Jose Luis Chilavert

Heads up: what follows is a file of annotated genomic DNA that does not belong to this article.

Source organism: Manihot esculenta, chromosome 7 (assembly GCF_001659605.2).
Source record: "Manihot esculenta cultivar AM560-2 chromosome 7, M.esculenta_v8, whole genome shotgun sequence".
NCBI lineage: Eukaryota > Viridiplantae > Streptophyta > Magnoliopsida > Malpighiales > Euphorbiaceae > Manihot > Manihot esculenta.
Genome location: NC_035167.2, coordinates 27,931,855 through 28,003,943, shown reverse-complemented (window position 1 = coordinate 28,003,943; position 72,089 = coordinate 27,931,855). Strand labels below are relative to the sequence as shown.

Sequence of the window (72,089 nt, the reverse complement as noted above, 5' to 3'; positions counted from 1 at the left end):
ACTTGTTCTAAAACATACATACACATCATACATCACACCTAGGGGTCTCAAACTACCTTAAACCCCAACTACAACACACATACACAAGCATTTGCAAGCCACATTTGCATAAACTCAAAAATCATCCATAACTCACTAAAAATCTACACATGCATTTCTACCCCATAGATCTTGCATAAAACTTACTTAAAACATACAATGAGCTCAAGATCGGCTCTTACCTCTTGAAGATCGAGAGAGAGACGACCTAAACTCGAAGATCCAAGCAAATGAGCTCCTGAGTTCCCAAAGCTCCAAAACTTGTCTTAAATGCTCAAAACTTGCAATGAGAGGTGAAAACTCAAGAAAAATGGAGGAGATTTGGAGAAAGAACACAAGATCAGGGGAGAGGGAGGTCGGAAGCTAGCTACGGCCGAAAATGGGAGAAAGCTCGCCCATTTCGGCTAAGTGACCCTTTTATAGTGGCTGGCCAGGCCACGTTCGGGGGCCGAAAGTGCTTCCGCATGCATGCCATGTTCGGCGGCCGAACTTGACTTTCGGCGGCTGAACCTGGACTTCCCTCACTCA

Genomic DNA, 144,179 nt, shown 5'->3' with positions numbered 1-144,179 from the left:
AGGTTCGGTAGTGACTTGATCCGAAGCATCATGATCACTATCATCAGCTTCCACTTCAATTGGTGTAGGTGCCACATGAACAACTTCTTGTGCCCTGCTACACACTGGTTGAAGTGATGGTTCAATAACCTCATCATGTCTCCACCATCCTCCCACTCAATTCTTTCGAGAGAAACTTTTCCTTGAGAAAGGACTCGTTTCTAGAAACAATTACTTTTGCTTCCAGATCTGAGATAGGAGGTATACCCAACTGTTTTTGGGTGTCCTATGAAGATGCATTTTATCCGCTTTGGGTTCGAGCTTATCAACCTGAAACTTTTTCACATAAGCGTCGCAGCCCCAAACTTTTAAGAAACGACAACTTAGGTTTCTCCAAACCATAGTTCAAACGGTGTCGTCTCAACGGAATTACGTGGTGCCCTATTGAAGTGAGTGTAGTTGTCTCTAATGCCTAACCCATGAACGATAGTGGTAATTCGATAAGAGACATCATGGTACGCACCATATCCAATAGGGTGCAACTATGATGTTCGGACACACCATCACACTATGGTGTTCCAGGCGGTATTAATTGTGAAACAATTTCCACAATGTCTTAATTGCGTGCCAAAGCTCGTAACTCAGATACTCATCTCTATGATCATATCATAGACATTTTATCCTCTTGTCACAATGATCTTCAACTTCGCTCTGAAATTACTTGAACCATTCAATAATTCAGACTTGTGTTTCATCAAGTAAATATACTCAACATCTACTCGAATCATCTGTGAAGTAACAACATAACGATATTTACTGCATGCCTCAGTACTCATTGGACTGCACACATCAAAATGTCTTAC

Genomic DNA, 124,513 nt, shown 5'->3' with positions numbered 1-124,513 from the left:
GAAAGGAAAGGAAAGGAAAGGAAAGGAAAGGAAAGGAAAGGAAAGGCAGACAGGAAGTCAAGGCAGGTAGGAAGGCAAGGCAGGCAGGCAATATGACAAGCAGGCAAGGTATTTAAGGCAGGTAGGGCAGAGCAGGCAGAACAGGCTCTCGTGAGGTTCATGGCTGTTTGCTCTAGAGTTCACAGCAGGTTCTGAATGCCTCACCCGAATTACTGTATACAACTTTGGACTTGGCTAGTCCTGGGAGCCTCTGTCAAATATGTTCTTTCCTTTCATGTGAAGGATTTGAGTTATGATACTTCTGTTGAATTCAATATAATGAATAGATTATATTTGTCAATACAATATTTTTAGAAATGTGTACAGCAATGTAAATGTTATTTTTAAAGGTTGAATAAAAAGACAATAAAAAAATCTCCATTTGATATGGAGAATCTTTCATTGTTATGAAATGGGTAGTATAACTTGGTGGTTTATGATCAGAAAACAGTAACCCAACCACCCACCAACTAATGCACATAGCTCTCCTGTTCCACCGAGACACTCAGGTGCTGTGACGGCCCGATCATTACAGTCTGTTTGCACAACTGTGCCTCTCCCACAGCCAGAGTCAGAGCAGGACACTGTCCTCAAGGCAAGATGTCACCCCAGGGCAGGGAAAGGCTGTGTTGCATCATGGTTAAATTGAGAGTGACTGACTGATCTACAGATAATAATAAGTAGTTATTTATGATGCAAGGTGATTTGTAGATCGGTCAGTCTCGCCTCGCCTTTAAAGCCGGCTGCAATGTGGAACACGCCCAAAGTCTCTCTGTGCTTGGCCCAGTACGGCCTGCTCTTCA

When it comes to crazy goalkeepers, after one has thought of Rene Higuita and his hair, thoughts quickly turn to the goal scoring menace between the posts for Velez Sarsfield and Paraguay; Jose Luis Chilavert. Noted for a brawl with the aforementioned Tino Asprilla in 1997 when they came to blows during a World Cup qualifier, whilst Higuita was more of a crazed persuasion Chilavert was certainly more temperamental, a typical Latin hothead. He also nearly came to blows with fellow South American legend Roberto Carlos after a qualifier between Paraguay and Brazil when he was sent off and banned for spitting at the famous left back, although he alleged that he did so as he was the victim of racial abuse from the Brazilian. The crazy Chilavert then went further into the realms of the ridiculous by exploding the myth of South American unity by claiming that his action of spitting on the Brazilian was justified as the match was a war and referenced the claiming of Paraguayan land by the Brazilians in the 19th Century War of the Triple Alliance. After leaving Velez at the beginning of the millennium Chilavert temporarily played in France for Strasbourg and in 2005 it was because of this short spell he received a suspended Six month prison sentence by French authorities for falsifying documents in an attempt to claim undue compensation from RC Strasbourg. It is perhaps fitting that the last we have heard of Chilavert was with an outburst of his combustible temper in an airport when he was caught on CCTV confronting and trying to fight his agent over a monetary dispute in a way more befitting an episode of The Sopranos than a lauded ex-international star. An lauded he certainly was. In amidst the off-the-field outbursts and the explosive free-kicks not only was Chilavert the first recognised Goalkeeper to score a hat trick in a top level game but was voted the IFFHS World Goalkeeper of the Year an unprecedented three times in 1995, 1997 and 1998 as well as his strong showing at the 2002 World Cup.